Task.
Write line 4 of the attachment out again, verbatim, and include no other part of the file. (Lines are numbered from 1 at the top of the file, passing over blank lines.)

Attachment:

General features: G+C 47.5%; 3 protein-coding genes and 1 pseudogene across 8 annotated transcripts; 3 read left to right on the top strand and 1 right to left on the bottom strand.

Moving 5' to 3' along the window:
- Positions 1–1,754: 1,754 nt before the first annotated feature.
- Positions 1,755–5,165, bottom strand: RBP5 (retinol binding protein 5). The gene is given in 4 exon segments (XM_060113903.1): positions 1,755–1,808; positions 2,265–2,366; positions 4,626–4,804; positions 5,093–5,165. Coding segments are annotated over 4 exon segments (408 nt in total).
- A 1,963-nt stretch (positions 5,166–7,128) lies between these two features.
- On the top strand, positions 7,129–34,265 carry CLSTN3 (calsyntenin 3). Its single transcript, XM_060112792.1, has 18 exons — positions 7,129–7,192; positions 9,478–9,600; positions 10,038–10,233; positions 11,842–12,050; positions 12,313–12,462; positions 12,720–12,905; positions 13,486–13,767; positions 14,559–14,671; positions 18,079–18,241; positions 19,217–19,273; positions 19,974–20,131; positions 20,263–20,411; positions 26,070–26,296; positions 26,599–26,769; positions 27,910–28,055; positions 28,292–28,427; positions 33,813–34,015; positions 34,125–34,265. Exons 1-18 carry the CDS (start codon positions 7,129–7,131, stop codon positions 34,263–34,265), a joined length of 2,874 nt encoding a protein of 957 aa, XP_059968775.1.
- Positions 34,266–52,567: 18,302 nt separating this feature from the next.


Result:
- Positions 1,755–5,165, bottom strand: RBP5 (retinol binding protein 5). The gene is given in 4 exon segments (XM_060113903.1): positions 1,755–1,808; positions 2,265–2,366; positions 4,626–4,804; positions 5,093–5,165. Coding segments are annotated over 4 exon segments (408 nt in total).